VI. Any word with the exception of its sound -- to dispute well concerning which pertains to the faculty of dialectic, not the discipline of dialectic, just as the defenses of Cicero are of the rhetorical faculty, but rhetoric itself is not taught in them -- thus any word beyond its sound brings up four things by necessity: origin, power, inflection, order.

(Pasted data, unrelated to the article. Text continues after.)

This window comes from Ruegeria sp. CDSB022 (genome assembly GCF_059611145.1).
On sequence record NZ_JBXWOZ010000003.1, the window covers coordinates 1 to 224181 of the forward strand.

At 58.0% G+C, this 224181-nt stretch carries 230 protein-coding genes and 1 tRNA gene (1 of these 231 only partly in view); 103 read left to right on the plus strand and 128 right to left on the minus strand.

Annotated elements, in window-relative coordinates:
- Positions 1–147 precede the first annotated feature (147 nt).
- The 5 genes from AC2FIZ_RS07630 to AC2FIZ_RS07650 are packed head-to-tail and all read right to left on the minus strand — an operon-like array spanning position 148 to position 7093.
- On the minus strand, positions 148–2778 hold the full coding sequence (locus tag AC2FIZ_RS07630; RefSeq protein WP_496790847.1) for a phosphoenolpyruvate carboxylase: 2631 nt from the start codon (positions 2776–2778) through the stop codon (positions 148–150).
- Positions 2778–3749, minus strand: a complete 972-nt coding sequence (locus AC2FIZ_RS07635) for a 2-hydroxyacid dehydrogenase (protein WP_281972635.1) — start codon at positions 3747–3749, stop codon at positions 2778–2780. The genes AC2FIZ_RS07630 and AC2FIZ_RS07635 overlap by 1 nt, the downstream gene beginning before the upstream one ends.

We investigate the origin of a word when we ask whence it is said, a thing in my opinion of great curiosity and less necessity. Nor is it incumbent upon me to repeat what Cicero said (De nat. deor. 3.24), for who needs authority in such a clear matter? And even if were of great aid to explain the origin of a word, it would be silly (ineptum) to embark upon a project which would be impossible (infinite) to complete. For who can find out when something is said whence it is said? It amounts to this: Just as in the interpretation of dreams, the origin of words is judged by each mind (ingenium). `Verbum' (word) itself is sometimes said to be from the fact that it sort of reverberates in the ears. By no means, says another, anything other than air. But who cares? Ours is not a great argument, since both derive it from `verberando' (beating). But unexpectedly we see a third which causes an argument. For since it is said to be proper for us to speak truth and that the lie is odious by nature to the judge, `verbum' (word) is so named from `verum' (the true). Nor is a fourth lacking to ingenuity. For there are some who derive `verbum' (word) from `verum' (the true), but, the first syllable having received enough attention, they think it is wrong to neglect the second. For when we say `verbum' (word), they say, its first syllable signifies `verum' (the true), its second `sound'. They want this to be `bum', whence Ennius calls the sound of the feet `bombum pedum', and the Greeks say {Gk. boe:~sai} `to call out', and Virgil (Georg. 3.223) `reboant silvae' (the woods resound). Hence `verbum' (word) is something like from `verum boando' (sounding the truth). If this is true, this name forbids us to lie when we use a word, but I tell the truth, lest those who say these things lie (I am afraid they may be lying; Augustine likes to pun, Tr.). Thus you must judge whether `verbum' (word) comes from `verberando' (echoing) or from `vero' (the true) alone, or from `verum boando' (sounding the truth) or whether we should not worry about where it comes from, if only we understand what it means. This section having been covered briefly (i.e. on the origin of words), I want you to listen a little, so that no part of the work begun may be overlooked by us. The Stoics affirm, whom Cicero ridicules in this matter (as Cicero so well could), that there is no word whose origin cannot be explained with certainty. And since it was easy to press them in this matter, if you were to say that it is uncertain by which words you might interpret the origin of some word, they would answer you back that you should seek the origin until you arrive at the point at which the thing coincides harmoniously in some similarity with the sound of the word, as when we say `tinnitum aeris' (clinking of brass), the `hinnitum' (whinny) of a horse, the `balatum' (bleating) of sheep, the `clangor' (blare) of a trumpet, the `stridor' (grinding) of chains. For you see that these words make a sound such as the very things which are signified by them. But since there are things which do not make sounds, it is the effect which forms the similarity, e.g. whether they impinge harshly or softly on the senses, the harshness or softness of the sound as it affects our hearing gives them names. For example, the word `lenis' (soft) itself has a soft sound when we pronounce it. Who would not judge `asperitas' (harshness) by its very name to be harsh? It is soft to the ears when we say `voluptas' (pleasure) and harsh when we say `crux' (cross). So that the sense of the words (the feel of the words) and the things themselves have the same effect. `mel' (honey), as sweetly as it affects the taste, just as softly does it touch the hearing with its name. `acer' (acrid, strident) is harsh in both (Tr. taste and hearing). `lana' (wool) and `vepres' (thorn bush) have an effect like that of the words when they are heard. They (the Stoics) thought this to be somewhat like a `cunabula verborum' (cradle of words), where the sense of the thing concorded with the sense of the sound, and that the license of naming proceded from there to the similarity of the things among themselves. E.g., for the sake of the word itself crux `cross' was said (originated), since the harshness of the word itself concords with the pain which the cross brings about, but `crura' (limbs) not because of the harshness of pain, but because they, of all the members, are most similar to the wood of the cross in length and sturdiness. The go from there to `abusio' (catachresis), where the name is misused (usurped), not for a similar thing but for a sort of close one. For what do the meanings of `parvus' (small) and `minutus' (minute) have in common, since a thing can be `parvus' (small), which is in no way `minutus' (minute), but may even grow (Tr. a pun on `minutus', past participle of `minuo' [to diminish, grow smaller]). But this catachresis is in the power of the speaker, for he has `parvum', so that he does not have to use `minutum'. This has to do more with what we want to take up now: for example, when `piscina' (pool) is said of baths, in which there are no fish and which have nothing similar to fish, we see that it is named for fish because of the water in which fish live. If someone were to say that men were made for swimming similarly to fish and that `piscina' got its name from that, it is stupid to oppose (him), since neither is repulsive (contradictory) to the thing and both are unclear. From this one example, we should be able to judge as to what distinguishes word- origins deriving from vicinity from those taken from similitude. From these we go on to contraries. `lucus' (grove) is said to take its name from the fact that there is little light there (minime luceat), and `bellum' (war), because it is not a `bella' (pretty) thing, and the name of `foedus' (treaty), because it is not a `foeda' (ugly) thing. But if it is said to be because of the fierce aspect of the `porcus' (battle array) (Tr. play on `porcus' [pig] and `porcus' [caput porci `battle array']), as some would have it, the origin is from that type of vicinity by which that which is done is named for that for which it was done. Now this vicinity is extensively applied and can be divided into many parts: either by the cause, as this one by the fearful aspect of the battle array, by which a truce is effected -- or by the effect, as `puteus' (well), whose effect is potation -- or by that in which it is contained, as `urbs' (city), which some would derive from `orbis' (circle), since the place was accustomed to be circumscribed by the plow after the auspices were taken, a thing which Virgil (Aen. LV, 755) remembers, where Aeneas lays out the city with a plow -- or that which is contained, e.g. when someone affirms that `horreum' (granary) comes from `hordeum' (barley) by the change of a letter -- or by misuse when we say `horreum' and what is kept there is wheat -- or the whole from a part, as when we call the sword `mucro', which is the tip of the sword -- or a part from the whole, as `capillus' (hair, scalp) like `capitis pilus' (hair of the head). How much further shall I go? whatever else can be enumerated, you have seen that the origin of a word can be contained either in the similitude of things and sounds or the similitude of things themselves, or vicinity or contrary. We cannot pursue this beyond the similitude of sound, but we are not always able to use even this. For the words are innumerable whose origin or reason cannot be given, as I believe, because there is none, as the Stoics contend, because it is hidden (escapes us). Just take a glance at the means whereby they think they can arrive at those cradles or families or even the seed of words, beyond which they think it is impossible to go, in case someone thinks he can find something. No one denies that there are syllables in which the letter `v' has the value of a consonant, e. g. `vafer' (cunning), `velum' (sail), `vinum' (wine), `vomis' (ploughshare), `vulnus' (wound), a thick and rather strong sound. And usage approves our subtracting it from some words, lest they offend our ears. It is because of this that we say `amasti' (you have loved) more freely than `amavisti', and `nosti' (you knew) rather than `novisti', and `abiit' (he left) and not `abivit', and the like. Thus, when we say `vis' (power), the sound of the word when it is pronounced, being rather strong, is congruent with the thing it signifies. From the vicinity of that which they do, i.e. that they are violent, `vincula' (bonds) may be seen to be derived, and `vimen' (withe) by which something is bound. Hence `vites' (vines), because they hold he stakes to which they are tied with their tendrils. Hence because of similitude Terence (Eun. IV, 21) calls the bent old man `vietum' (shriveled, bent). Thus, the earth, which is flexible and ground by the feet of travelers, is called `via' (way). But if `via' (way) is thought to come more from the fact that it is ground by the `vi' (power) of the feet, then the origin is attributed to that vicinity. But let us say that it is by similitude to `vitis' (vine) or `vimen' (withe) that it is said, because of its winding. Someone will ask of me: Where does `via' (way) come from? I answer: from its winding, as bent old men are called `veteres', whence the rims which go around the wood of a wheel are called `vietos'. He will continue to ask whence `vietus' (rim) is said to be flexible or bent, and I will respond: "By similarity to `vitis' (vine)." He persists and asks whence this is the name of vine; I say: "Because it entwines itself around those things which hold it." He now wishes to know whence `vincire' (to bind) itself is said, and we say: "From `vis' (power)." He asks whence `vis' (power) is so called, and the reason is given: "The robust and rather strong sound of the word is congruent with the thing it signifies." There is nothing else to ask. By how many ways the origin of words is varied, then, by the corruption of voices, it is useless to pursue. They are both long and of less necessity than those which have been treated.